Sarcasm & Sincerity

Sarcasm can cause us to laugh. But it can also become a shield. Why open ourselves to rejection when we can make sure that no one ever knows the real us? Ironically, such insincerity actually leaves us more vulnerable.

> daily devotional

He Will Handle It

When I take my kids to a playground, they tumble out of the car and race to the swings or slides. I usually sit on a bench with my purse, containing important medicine, close by. The meds aren’t for me; they’re for my daughter. She has a health condition that can go from bad to worse in seconds. I carry her meds because I don’t want her to have to think about them while she’s playing. How could she dangle from the monkey bars while holding her EpiPen auto-injectors? How could she grasp the metal ropes of a swing while juggling a medication bag?

Always Loved

In spite of my many fatherly mess-ups (and lately I feel as if I’ve had more than a few), my deepest hope for my two sons is that they will know I love them, and that my love comes from God. If you want to prod me to tears, get me to talk about my hopes for my sons. There are few places where I could feel more anxiety than when I consider the uncertain future: Will they grow up to be good men? Will they follow truth and life? But what I do know, without doubt, is that I love my boys fiercely—that I have always done so and will always love them.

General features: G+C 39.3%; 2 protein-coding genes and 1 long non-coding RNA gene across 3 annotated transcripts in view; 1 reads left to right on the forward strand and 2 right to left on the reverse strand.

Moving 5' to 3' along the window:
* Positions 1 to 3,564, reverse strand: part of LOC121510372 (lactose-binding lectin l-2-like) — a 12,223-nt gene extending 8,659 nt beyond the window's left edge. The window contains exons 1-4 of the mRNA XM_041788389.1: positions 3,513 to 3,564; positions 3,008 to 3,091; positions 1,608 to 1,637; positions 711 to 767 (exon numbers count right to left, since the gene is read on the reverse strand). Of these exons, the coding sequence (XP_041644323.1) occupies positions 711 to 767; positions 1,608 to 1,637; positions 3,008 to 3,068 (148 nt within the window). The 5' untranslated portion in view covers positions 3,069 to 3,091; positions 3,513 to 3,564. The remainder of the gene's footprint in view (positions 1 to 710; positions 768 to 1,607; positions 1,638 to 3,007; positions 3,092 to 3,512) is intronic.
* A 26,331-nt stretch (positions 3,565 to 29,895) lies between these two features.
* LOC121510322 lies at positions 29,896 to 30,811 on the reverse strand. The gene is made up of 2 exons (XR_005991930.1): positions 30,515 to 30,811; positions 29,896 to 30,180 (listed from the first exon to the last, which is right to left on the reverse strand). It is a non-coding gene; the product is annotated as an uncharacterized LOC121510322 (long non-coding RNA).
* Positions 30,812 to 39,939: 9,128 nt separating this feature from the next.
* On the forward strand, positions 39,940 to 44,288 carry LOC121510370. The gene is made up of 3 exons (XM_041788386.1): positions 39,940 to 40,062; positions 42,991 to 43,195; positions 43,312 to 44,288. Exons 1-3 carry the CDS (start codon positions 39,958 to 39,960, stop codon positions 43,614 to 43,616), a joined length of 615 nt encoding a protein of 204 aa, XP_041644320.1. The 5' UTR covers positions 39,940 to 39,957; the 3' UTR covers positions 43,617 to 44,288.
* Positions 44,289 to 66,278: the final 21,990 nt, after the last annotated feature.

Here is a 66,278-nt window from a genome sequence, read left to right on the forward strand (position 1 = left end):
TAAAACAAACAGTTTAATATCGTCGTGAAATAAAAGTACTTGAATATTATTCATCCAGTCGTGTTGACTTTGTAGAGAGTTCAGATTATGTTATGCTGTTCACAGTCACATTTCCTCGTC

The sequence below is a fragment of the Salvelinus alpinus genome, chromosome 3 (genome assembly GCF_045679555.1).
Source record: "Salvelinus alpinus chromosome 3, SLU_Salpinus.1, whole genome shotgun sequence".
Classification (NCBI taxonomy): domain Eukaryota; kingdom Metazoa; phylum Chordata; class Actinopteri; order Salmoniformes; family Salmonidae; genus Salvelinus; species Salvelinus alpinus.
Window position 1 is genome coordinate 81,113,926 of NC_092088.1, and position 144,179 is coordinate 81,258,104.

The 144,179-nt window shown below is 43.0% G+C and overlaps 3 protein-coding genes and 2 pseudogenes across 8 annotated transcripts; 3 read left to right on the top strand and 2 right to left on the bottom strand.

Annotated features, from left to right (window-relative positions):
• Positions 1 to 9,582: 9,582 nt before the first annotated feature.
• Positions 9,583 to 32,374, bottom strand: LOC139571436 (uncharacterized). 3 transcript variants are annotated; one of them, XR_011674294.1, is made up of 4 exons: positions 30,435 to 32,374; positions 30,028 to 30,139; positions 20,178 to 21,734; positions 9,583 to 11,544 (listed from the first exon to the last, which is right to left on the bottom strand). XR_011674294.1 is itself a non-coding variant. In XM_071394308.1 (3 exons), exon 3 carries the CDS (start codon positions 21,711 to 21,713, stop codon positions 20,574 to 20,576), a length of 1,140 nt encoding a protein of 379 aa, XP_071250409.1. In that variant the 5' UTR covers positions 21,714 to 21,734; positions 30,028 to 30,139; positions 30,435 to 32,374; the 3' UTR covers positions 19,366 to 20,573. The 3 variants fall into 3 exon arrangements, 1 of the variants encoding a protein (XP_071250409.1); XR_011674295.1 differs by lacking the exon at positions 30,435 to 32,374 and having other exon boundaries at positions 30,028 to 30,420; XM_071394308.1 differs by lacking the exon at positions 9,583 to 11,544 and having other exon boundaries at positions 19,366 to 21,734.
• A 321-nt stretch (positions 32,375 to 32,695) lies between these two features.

Run with It!

Siobhan Dowd, a British author of young adult novels, died of cancer at age 47. After her death another author, Patrick Ness, was commissioned to finish one of her unpublished stories. A Monster Calls was published in 2011. It was a stunning success, winning both the Kate Greenaway and the Carnegie Medals, prestigious book awards in the UK. In the introduction, Ness says, “I felt—and feel—as if I’ve been handed a baton, like a particularly fine writer has given me her story and said, ‘Go. Run with it.’ ”

> ethics

rotten fruit

There’s a “quick sale” area in my local supermarket where fruit is offered at a huge discount. If not sold quickly, the fully ripened edibles will become soft, flabby, and infected with fungus.

judgment of justice

An acquaintance of mine, who is highly intelligent and has a philosophical bent, also carries antipathy toward God and religion. He enjoys being provocative, recently quoting the second-century philosopher Epicurus who said: “There is no such thing as justice in the abstract; it is merely a compact between men.”